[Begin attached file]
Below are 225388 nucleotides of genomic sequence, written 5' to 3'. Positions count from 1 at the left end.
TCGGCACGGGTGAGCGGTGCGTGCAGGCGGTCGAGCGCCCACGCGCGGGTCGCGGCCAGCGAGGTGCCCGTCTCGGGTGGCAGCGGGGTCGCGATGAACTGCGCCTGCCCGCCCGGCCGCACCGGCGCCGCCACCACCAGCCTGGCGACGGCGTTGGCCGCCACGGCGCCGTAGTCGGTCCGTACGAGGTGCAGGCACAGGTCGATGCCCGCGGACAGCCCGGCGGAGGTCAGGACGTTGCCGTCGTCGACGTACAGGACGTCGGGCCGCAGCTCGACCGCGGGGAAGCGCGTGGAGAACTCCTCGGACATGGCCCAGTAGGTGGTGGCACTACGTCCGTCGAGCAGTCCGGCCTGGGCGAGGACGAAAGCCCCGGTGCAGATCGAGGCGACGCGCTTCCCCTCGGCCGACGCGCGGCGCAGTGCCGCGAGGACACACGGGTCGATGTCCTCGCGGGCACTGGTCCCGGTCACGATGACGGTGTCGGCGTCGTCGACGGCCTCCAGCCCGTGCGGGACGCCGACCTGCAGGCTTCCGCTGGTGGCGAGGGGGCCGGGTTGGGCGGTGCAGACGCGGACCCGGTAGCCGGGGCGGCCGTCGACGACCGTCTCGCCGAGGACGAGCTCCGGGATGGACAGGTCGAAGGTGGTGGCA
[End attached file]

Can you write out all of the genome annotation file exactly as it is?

Below are 225388 nucleotides of genomic sequence, written 5' to 3'. Positions count from 1 at the left end.
TCGGCACGGGTGAGCGGTGCGTGCAGGCGGTCGAGCGCCCACGCGCGGGTCGCGGCCAGCGAGGTGCCCGTCTCGGGTGGCAGCGGGGTCGCGATGAACTGCGCCTGCCCGCCCGGCCGCACCGGCGCCGCCACCACCAGCCTGGCGACGGCGTTGGCCGCCACGGCGCCGTAGTCGGTCCGTACGAGGTGCAGGCACAGGTCGATGCCCGCGGACAGCCCGGCGGAGGTCAGGACGTTGCCGTCGTCGACGTACAGGACGTCGGGCCGCAGCTCGACCGCGGGGAAGCGCGTGGAGAACTCCTCGGACATGGCCCAGTAGGTGGTGGCACTACGTCCGTCGAGCAGTCCGGCCTGGGCGAGGACGAAAGCCCCGGTGCAGATCGAGGCGACGCGCTTCCCCTCGGCCGACGCGCGGCGCAGTGCCGCGAGGACACACGGGTCGATGTCCTCGCGGGCACTGGTCCCGGTCACGATGACGGTGTCGGCGTCGTCGACGGCCTCCAGCCCGTGCGGGACGCCGACCTGCAGGCTTCCGCTGGTGGCGAGGGGGCCGGGTTGGGCGGTGCAGACGCGGACCCGGTAGCCGGGGCGGCCGTCGACGACCGTCTCGCCGAGGACGAGCTCCGGGATGGACAGGTCGAAGGTGGTGGCA